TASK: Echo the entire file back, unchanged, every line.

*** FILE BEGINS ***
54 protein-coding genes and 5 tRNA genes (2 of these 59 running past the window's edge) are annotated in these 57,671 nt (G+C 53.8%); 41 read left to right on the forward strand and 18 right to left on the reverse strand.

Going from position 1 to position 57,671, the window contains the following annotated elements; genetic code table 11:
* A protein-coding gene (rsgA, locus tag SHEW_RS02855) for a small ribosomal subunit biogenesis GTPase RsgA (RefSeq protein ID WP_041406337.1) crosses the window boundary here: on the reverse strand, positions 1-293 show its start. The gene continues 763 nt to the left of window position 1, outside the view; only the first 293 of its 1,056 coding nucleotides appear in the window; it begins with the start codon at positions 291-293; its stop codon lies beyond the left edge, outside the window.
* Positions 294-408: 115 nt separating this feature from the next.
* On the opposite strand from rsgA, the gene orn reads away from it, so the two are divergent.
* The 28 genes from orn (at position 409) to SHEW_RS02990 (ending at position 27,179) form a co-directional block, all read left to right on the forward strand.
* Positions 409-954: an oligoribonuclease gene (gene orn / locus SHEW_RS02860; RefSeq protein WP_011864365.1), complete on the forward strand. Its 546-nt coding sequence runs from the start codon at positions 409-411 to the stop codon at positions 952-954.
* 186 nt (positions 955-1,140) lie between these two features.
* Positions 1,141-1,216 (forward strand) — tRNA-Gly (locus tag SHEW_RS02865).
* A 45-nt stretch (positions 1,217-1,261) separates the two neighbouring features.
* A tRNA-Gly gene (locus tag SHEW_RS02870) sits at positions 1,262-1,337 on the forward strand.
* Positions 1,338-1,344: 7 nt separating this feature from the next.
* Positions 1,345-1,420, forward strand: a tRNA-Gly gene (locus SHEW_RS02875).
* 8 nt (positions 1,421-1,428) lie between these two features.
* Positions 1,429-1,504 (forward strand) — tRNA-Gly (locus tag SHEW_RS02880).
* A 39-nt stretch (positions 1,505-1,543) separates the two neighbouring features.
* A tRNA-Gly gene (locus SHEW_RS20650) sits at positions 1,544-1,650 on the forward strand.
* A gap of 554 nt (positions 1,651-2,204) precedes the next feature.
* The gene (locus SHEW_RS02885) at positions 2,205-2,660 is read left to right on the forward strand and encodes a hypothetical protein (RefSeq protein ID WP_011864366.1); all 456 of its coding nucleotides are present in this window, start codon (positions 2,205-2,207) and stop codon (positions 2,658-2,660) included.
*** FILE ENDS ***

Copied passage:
54 protein-coding genes and 5 tRNA genes (2 of these 59 running past the window's edge) are annotated in these 57,671 nt (G+C 53.8%); 41 read left to right on the forward strand and 18 right to left on the reverse strand.

Going from position 1 to position 57,671, the window contains the following annotated elements; genetic code table 11:
* A protein-coding gene (rsgA, locus tag SHEW_RS02855) for a small ribosomal subunit biogenesis GTPase RsgA (RefSeq protein ID WP_041406337.1) crosses the window boundary here: on the reverse strand, positions 1-293 show its start. The gene continues 763 nt to the left of window position 1, outside the view; only the first 293 of its 1,056 coding nucleotides appear in the window; it begins with the start codon at positions 291-293; its stop codon lies beyond the left edge, outside the window.
* Positions 294-408: 115 nt separating this feature from the next.
* On the opposite strand from rsgA, the gene orn reads away from it, so the two are divergent.
* The 28 genes from orn (at position 409) to SHEW_RS02990 (ending at position 27,179) form a co-directional block, all read left to right on the forward strand.
* Positions 409-954: an oligoribonuclease gene (gene orn / locus SHEW_RS02860; RefSeq protein WP_011864365.1), complete on the forward strand. Its 546-nt coding sequence runs from the start codon at positions 409-411 to the stop codon at positions 952-954.
* 186 nt (positions 955-1,140) lie between these two features.
* Positions 1,141-1,216 (forward strand) — tRNA-Gly (locus tag SHEW_RS02865).
* A 45-nt stretch (positions 1,217-1,261) separates the two neighbouring features.
* A tRNA-Gly gene (locus tag SHEW_RS02870) sits at positions 1,262-1,337 on the forward strand.
* Positions 1,338-1,344: 7 nt separating this feature from the next.
* Positions 1,345-1,420, forward strand: a tRNA-Gly gene (locus SHEW_RS02875).
* 8 nt (positions 1,421-1,428) lie between these two features.
* Positions 1,429-1,504 (forward strand) — tRNA-Gly (locus tag SHEW_RS02880).
* A 39-nt stretch (positions 1,505-1,543) separates the two neighbouring features.
* A tRNA-Gly gene (locus SHEW_RS20650) sits at positions 1,544-1,650 on the forward strand.
* A gap of 554 nt (positions 1,651-2,204) precedes the next feature.
* The gene (locus SHEW_RS02885) at positions 2,205-2,660 is read left to right on the forward strand and encodes a hypothetical protein (RefSeq protein ID WP_011864366.1); all 456 of its coding nucleotides are present in this window, start codon (positions 2,205-2,207) and stop codon (positions 2,658-2,660) included.